Early this morning I received an e-mail from Fantastic Books Publishing to say that a little story of mine was to be published in their forthcoming “Fantabble” anthology. This is the outcome of a competition they launched more than a year ago, inviting people to submit horror stories exactly 666 words long excluding title. Horror stories are rather outside my comfort zone as a writer but I had a go, so it’s gratifying to have my little piece accepted for inclusion among the works of authors with far more expertise in the genre! I proof-read their house-style-adapted version of my tale, added a min-bio and photo, and sent it back with an appropriate note of thanks.
After our play-writing session from 11 a.m. to 1 p.m. (I’m still being tutored in the art of writing for the stage) I met the actors who are going to put on my little one-act drama at the Partington Theatre’s One Act Play Festival during the first week of July. It was a gratifying meeting over a fairly leisurely lunch. Both the ladies are enthusiastic about the script, each knew which part she wanted to play, and they’ve arranged to meet again without me so they can rehearse. (Authors are a nuisance at rehearsals.) The play concerns intellectual property theft and its possible effects on the victim and the perpetrators, so it contains a bit of scientific/technical vocabulary – just enough to persuade the audience of the extreme cleverness of one of the characters but not, I hope, enough to make them all fall asleep or accord me a walking ovation. So the actors questioned me at length about the terminology and its meanings, about what was real science and what was fiction, and they can now pronounce the words and have the gist of the back-story… to the extent that the lady playing the victim of the theft said “Now I’m really angry!”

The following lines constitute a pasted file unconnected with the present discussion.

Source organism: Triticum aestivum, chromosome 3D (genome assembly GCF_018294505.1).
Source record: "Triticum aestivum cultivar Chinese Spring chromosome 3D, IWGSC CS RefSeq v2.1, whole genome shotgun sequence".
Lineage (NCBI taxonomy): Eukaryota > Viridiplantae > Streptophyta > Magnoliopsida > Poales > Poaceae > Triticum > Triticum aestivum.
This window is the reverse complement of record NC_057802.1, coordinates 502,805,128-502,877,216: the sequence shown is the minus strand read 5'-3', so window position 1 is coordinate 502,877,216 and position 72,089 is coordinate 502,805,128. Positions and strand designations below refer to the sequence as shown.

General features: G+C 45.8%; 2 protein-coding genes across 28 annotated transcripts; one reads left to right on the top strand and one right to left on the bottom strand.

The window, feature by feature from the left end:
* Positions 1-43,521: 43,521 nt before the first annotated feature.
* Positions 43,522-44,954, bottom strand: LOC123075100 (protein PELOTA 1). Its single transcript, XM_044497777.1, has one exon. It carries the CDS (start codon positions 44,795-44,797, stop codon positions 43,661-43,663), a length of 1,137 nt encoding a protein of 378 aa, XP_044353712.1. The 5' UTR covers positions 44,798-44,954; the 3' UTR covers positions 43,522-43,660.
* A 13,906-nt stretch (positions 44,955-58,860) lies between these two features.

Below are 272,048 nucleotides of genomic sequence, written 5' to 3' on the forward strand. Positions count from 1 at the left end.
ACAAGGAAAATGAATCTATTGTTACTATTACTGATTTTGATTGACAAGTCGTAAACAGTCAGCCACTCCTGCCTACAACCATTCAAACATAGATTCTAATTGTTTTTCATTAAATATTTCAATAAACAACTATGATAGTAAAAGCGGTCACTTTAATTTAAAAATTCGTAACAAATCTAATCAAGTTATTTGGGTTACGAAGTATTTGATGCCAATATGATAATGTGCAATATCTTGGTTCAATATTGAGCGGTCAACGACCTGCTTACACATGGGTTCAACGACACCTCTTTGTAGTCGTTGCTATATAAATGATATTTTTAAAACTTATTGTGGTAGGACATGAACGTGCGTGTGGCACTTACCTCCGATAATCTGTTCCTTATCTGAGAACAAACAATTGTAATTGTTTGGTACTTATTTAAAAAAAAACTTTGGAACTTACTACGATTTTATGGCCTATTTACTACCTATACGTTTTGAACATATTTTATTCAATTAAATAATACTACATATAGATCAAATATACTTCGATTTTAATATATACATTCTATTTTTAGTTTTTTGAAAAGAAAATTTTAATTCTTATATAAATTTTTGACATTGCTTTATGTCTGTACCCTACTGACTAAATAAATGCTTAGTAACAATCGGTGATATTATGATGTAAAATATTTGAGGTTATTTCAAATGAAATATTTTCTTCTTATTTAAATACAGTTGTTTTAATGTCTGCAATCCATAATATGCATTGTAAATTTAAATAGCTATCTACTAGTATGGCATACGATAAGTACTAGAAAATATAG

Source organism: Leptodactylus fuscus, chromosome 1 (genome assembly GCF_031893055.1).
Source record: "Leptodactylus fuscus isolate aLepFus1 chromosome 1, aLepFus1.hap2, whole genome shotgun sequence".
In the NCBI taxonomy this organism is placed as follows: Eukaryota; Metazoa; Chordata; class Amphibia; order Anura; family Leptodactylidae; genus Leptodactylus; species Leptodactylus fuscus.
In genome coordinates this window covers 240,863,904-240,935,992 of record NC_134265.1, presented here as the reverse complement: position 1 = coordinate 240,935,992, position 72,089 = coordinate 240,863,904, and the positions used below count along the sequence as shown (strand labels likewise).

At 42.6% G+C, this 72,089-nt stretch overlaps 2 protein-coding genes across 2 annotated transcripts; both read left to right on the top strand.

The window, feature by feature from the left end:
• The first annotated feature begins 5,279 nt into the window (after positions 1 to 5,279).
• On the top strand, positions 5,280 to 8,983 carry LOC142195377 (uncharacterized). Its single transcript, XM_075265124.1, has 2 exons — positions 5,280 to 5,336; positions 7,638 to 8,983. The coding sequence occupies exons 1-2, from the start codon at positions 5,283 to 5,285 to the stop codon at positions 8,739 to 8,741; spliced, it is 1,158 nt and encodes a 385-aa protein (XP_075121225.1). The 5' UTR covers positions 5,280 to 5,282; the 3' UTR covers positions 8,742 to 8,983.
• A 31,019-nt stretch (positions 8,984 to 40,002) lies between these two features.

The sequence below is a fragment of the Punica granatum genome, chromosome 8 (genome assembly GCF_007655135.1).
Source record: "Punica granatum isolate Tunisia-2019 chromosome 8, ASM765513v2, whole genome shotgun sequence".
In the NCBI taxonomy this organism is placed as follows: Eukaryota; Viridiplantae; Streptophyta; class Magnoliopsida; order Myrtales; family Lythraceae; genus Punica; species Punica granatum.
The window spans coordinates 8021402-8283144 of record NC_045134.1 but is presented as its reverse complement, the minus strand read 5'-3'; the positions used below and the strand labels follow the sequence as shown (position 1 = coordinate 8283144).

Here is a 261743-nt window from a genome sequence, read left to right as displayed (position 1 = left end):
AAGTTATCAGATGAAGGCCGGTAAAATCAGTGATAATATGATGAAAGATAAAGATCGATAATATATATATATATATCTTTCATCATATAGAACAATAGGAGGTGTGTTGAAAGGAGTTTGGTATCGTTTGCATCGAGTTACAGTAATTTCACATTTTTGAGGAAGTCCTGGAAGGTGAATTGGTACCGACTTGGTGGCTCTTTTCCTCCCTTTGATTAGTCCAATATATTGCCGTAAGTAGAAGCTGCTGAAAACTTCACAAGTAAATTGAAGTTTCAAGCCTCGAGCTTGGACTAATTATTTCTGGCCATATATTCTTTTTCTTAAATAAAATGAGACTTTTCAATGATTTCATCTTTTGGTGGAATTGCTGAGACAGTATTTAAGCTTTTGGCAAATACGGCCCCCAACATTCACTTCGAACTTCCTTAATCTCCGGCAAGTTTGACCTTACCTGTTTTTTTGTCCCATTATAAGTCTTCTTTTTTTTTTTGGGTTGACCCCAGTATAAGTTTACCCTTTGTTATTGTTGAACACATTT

Gratifying once again. More progress.
Meanwhile, the booklet about our local First World War conscientious objectors that I’ve been compiling received an unexpected boost when, an hour and a half ago at the time of writing, I met the surviving son of one of said objectors! He’s ninety years old but has all his marbles, and he was more than happy to talk to me. As a result I can now add significantly to that part of the booklet, and in return I’ve given him information about his late father that he’d never known. It’s remarkable what one can excavate from official records and contemporaneous newspaper reports, but you can’t beat personal reminiscences as sources of information. So I’m now about to make the additions to the booklet!
Nothing like personal connections of that kind to ensure progress when biographical and historical research is involved.